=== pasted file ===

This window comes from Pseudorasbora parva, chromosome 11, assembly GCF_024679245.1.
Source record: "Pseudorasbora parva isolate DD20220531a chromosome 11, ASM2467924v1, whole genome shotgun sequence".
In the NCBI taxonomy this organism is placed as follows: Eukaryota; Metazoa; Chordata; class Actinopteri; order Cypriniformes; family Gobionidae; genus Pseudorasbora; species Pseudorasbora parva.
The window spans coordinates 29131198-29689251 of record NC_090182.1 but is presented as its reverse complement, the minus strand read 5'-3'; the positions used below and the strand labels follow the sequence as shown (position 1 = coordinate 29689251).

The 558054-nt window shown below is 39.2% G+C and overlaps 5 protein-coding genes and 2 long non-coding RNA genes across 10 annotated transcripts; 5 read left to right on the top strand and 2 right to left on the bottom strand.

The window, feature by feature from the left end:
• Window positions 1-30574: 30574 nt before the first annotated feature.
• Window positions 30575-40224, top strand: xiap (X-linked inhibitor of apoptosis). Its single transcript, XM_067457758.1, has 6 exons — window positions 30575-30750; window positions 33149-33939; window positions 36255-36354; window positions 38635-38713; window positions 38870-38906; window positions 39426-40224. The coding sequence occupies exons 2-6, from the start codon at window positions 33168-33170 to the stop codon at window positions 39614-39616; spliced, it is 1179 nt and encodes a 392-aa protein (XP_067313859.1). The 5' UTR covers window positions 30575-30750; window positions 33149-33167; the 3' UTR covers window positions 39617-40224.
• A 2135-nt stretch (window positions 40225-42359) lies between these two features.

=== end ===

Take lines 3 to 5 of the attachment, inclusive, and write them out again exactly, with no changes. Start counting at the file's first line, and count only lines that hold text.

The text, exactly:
In the NCBI taxonomy this organism is placed as follows: Eukaryota; Metazoa; Chordata; class Actinopteri; order Cypriniformes; family Gobionidae; genus Pseudorasbora; species Pseudorasbora parva.
The window spans coordinates 29131198-29689251 of record NC_090182.1 but is presented as its reverse complement, the minus strand read 5'-3'; the positions used below and the strand labels follow the sequence as shown (position 1 = coordinate 29689251).

The 558054-nt window shown below is 39.2% G+C and overlaps 5 protein-coding genes and 2 long non-coding RNA genes across 10 annotated transcripts; 5 read left to right on the top strand and 2 right to left on the bottom strand.